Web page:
"Dr Sir, — I have not been able to get down to Whitehall since I had your note. My map is not finished because I have not received the Latitudes, &c., of Lake Superior you promised to ask of Mr Holland. I think everything else is prepared. If you wish to have a Proof of what is done — viz., the West Coast of Hudson's Bay without any of Peter Pond's or the Canadian Parts, I will bring it to‑morrow as I shall  p308 be your way. I suppose you have heard that Capt. Douglas is gone again from China to the N.‑W. Coast of America under American colours."

Despite all these plans, letters, and memoranda, nothing was done. The season was too advanced by the time those interested had made up their minds what should be done, and Captain Holland, who was to have made the Land Exploration, wrote to Nepean as under: —

"London, July 25th, 1790.

"Sir, — Presuming from the advanced state of the season, that little can be done this year towards prosecuting the intended exploration of the Interior parts of the North‑West of America, than in making such arrangements at Quebec during the winter as will enable us to leave that place the Instant the Ice breaks up in Spring, to effect which I conceive it of material consequence to have the necessary Instruments and other articles to be procured in this Country shipped this season for Canada for the following reasons: That after Sunday next, the 1st of August, the direct communication by shipping to Quebec closes till next Spring, when, from numberless impediments, their arrival is frequently retarded till near the commencement of June, at which time we should be near Michilimacinak.º Submitting the above with all deference to your superior judgment.

"I have the honour to be, Sir, Your most devoted, most obedient, and most humble servant,

Jn. F. de B. Holland."

Whether Sir Evan Nepean's1 "superior judgment" led  p309 to the dispatch of the instruments or not does not appear. At any rate the proposed expeditions did not set out. The year 1791 was equally barren of results. In that year Alexander Mackenzie journeyed from Fort Chipewyan to Grand Portage, Montreal, and London. It was while on his way across the continent that he met Philip Turner who, according to Dalrymple (vide his Memorandum), had in Feb. 1790 already set out on his journey to Athabasca. It should be noted that Mackenzie did with his nine men and one canoe what Captain Holland thought sixteen men, three canoes, and provisions for three years were necessary to accomplish.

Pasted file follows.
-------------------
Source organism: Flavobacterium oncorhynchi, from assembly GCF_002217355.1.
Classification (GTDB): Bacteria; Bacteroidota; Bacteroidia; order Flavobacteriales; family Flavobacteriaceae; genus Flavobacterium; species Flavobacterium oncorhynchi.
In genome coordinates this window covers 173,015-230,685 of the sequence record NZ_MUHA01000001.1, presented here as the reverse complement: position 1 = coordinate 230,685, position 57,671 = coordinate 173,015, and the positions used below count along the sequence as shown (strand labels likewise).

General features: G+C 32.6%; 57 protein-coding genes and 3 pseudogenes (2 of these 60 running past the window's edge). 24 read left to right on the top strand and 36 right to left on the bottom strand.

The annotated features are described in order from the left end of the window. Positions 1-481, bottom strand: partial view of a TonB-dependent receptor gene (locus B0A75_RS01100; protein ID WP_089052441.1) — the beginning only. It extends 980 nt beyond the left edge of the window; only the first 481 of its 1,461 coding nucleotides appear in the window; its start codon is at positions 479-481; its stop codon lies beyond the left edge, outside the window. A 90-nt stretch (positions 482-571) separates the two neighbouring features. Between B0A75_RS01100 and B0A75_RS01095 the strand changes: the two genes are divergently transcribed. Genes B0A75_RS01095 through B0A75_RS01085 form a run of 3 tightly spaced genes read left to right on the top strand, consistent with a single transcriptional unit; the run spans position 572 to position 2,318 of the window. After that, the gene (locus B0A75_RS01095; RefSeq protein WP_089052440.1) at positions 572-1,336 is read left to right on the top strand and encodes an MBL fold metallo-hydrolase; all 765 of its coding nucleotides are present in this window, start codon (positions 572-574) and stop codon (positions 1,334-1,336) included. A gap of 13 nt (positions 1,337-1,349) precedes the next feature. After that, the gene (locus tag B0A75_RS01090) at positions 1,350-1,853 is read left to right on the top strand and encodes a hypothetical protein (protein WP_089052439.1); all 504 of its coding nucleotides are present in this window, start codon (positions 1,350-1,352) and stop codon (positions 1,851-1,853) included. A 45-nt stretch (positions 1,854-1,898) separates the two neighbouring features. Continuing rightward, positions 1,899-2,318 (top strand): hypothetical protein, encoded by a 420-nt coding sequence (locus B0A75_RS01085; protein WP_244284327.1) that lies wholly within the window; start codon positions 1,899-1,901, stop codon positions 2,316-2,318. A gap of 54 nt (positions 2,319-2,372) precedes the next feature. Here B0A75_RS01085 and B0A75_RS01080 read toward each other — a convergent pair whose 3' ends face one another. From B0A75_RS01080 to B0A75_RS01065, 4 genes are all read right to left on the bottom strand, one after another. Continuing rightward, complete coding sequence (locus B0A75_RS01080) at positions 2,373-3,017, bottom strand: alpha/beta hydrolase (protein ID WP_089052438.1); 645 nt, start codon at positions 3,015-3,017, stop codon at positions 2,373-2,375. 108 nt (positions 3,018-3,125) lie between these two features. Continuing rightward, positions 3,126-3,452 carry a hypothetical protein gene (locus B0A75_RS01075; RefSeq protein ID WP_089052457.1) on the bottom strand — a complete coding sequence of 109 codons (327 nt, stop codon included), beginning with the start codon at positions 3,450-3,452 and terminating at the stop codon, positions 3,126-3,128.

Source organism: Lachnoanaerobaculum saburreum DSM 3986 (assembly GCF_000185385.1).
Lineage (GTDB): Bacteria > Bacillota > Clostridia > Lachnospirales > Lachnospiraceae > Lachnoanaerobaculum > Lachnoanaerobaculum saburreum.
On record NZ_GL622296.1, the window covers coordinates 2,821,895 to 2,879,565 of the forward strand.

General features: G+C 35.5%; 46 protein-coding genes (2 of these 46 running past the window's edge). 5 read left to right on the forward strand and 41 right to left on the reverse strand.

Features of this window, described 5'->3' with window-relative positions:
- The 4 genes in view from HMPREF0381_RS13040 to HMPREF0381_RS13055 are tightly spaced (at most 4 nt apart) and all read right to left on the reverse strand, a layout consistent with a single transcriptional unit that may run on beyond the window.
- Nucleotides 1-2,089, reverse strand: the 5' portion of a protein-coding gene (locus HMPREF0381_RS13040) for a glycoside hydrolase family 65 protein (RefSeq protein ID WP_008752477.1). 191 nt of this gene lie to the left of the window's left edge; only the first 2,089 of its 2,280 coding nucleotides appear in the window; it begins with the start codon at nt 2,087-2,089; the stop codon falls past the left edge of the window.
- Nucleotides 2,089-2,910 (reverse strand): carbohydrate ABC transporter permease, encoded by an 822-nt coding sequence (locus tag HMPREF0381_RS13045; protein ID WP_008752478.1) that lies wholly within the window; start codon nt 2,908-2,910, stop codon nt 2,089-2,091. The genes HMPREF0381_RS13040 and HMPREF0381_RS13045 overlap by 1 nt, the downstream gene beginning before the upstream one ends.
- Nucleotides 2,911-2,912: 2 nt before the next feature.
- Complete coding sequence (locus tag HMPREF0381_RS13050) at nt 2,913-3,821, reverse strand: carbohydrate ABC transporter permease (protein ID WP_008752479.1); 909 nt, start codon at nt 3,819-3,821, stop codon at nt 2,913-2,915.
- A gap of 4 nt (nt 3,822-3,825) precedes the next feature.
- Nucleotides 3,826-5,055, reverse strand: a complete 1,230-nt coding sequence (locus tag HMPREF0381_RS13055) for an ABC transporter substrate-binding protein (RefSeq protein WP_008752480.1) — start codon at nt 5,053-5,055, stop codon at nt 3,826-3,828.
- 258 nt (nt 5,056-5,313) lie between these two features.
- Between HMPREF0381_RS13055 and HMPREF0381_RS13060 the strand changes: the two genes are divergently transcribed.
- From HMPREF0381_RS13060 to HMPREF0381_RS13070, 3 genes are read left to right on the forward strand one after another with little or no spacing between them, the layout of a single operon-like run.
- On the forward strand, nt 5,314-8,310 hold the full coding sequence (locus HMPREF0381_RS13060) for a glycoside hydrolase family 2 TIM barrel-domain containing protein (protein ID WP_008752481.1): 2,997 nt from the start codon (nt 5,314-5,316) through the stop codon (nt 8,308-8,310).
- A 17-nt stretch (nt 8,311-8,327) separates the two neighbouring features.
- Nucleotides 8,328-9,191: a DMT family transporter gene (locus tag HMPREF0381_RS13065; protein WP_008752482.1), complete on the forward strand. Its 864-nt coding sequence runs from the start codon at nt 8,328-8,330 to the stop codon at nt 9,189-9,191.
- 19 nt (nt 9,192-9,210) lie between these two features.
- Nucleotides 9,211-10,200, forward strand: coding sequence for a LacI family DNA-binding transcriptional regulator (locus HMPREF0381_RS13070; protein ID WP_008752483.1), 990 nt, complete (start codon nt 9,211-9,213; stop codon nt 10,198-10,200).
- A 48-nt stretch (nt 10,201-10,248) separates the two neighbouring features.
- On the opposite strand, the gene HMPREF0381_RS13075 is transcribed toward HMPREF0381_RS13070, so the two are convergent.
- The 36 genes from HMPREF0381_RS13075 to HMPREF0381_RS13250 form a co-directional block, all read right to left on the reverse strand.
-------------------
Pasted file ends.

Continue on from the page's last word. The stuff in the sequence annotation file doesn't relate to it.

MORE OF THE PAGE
The Author's Note:

1 Sir Evan Nepean (1751‑1822) was the second son of Nicholas Nepean of Saltash, Cornwall. He entered the navy as a clerk; in 1776 was purser of the sloop Falcon and afterwards of the Harpy. In 1782 he was secretary to the port admiral at Plymouth; appointed Under-Secretary of State under the Shelborne ministry; commissioner of Privy Council, 1784; Under-Secretary for War, 1794; Secretary of Admiralty from 1795 to 1804. Created baronet in 1802. In 1804 for a few months was Chief Secretary for Ireland, and was then made one of the Lords Commissioners at Admiralty. From 1812 to 1819 he was governor of Bombay. He married Margaret, daughter of William Skinner, an army captain. Issue, four sons and one daughter.